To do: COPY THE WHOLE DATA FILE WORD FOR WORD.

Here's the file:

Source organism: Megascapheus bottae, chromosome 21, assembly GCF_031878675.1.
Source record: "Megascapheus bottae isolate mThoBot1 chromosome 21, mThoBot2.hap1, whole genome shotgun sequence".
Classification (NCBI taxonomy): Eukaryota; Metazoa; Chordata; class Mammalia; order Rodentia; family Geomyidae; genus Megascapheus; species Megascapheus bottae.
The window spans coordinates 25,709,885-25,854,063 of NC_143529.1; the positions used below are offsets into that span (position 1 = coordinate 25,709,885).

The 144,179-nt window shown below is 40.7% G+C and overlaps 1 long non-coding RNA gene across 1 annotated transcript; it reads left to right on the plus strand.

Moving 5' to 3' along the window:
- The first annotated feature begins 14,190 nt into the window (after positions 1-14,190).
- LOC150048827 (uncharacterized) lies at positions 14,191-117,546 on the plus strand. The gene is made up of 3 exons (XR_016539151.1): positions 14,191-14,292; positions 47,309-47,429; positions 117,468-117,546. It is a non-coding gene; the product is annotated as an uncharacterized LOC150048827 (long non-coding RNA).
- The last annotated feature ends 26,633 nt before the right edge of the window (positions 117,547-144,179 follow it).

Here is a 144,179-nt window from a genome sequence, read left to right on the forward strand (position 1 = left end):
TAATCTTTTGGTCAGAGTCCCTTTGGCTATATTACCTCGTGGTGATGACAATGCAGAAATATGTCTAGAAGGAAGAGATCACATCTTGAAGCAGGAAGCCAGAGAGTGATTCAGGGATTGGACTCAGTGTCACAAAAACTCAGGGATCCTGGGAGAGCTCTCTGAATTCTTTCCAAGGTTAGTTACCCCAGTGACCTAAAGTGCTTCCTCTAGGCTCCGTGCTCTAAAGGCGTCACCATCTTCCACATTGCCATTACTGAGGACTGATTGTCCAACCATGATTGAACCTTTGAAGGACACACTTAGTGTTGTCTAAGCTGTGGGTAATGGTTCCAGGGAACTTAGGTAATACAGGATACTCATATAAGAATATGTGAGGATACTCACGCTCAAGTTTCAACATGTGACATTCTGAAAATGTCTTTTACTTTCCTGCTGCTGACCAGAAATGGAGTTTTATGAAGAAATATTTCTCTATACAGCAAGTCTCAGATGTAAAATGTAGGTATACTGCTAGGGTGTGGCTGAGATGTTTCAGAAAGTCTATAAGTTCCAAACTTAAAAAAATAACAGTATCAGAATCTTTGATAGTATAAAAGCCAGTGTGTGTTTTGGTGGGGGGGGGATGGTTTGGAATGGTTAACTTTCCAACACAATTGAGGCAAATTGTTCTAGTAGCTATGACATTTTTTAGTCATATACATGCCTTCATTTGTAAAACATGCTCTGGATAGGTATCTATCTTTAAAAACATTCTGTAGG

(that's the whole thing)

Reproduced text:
Source organism: Megascapheus bottae, chromosome 21, assembly GCF_031878675.1.
Source record: "Megascapheus bottae isolate mThoBot1 chromosome 21, mThoBot2.hap1, whole genome shotgun sequence".
Classification (NCBI taxonomy): Eukaryota; Metazoa; Chordata; class Mammalia; order Rodentia; family Geomyidae; genus Megascapheus; species Megascapheus bottae.
The window spans coordinates 25,709,885-25,854,063 of NC_143529.1; the positions used below are offsets into that span (position 1 = coordinate 25,709,885).

The 144,179-nt window shown below is 40.7% G+C and overlaps 1 long non-coding RNA gene across 1 annotated transcript; it reads left to right on the plus strand.

Moving 5' to 3' along the window:
- The first annotated feature begins 14,190 nt into the window (after positions 1-14,190).
- LOC150048827 (uncharacterized) lies at positions 14,191-117,546 on the plus strand. The gene is made up of 3 exons (XR_016539151.1): positions 14,191-14,292; positions 47,309-47,429; positions 117,468-117,546. It is a non-coding gene; the product is annotated as an uncharacterized LOC150048827 (long non-coding RNA).
- The last annotated feature ends 26,633 nt before the right edge of the window (positions 117,547-144,179 follow it).

Here is a 144,179-nt window from a genome sequence, read left to right on the forward strand (position 1 = left end):
TAATCTTTTGGTCAGAGTCCCTTTGGCTATATTACCTCGTGGTGATGACAATGCAGAAATATGTCTAGAAGGAAGAGATCACATCTTGAAGCAGGAAGCCAGAGAGTGATTCAGGGATTGGACTCAGTGTCACAAAAACTCAGGGATCCTGGGAGAGCTCTCTGAATTCTTTCCAAGGTTAGTTACCCCAGTGACCTAAAGTGCTTCCTCTAGGCTCCGTGCTCTAAAGGCGTCACCATCTTCCACATTGCCATTACTGAGGACTGATTGTCCAACCATGATTGAACCTTTGAAGGACACACTTAGTGTTGTCTAAGCTGTGGGTAATGGTTCCAGGGAACTTAGGTAATACAGGATACTCATATAAGAATATGTGAGGATACTCACGCTCAAGTTTCAACATGTGACATTCTGAAAATGTCTTTTACTTTCCTGCTGCTGACCAGAAATGGAGTTTTATGAAGAAATATTTCTCTATACAGCAAGTCTCAGATGTAAAATGTAGGTATACTGCTAGGGTGTGGCTGAGATGTTTCAGAAAGTCTATAAGTTCCAAACTTAAAAAAATAACAGTATCAGAATCTTTGATAGTATAAAAGCCAGTGTGTGTTTTGGTGGGGGGGGGATGGTTTGGAATGGTTAACTTTCCAACACAATTGAGGCAAATTGTTCTAGTAGCTATGACATTTTTTAGTCATATACATGCCTTCATTTGTAAAACATGCTCTGGATAGGTATCTATCTTTAAAAACATTCTGTAGG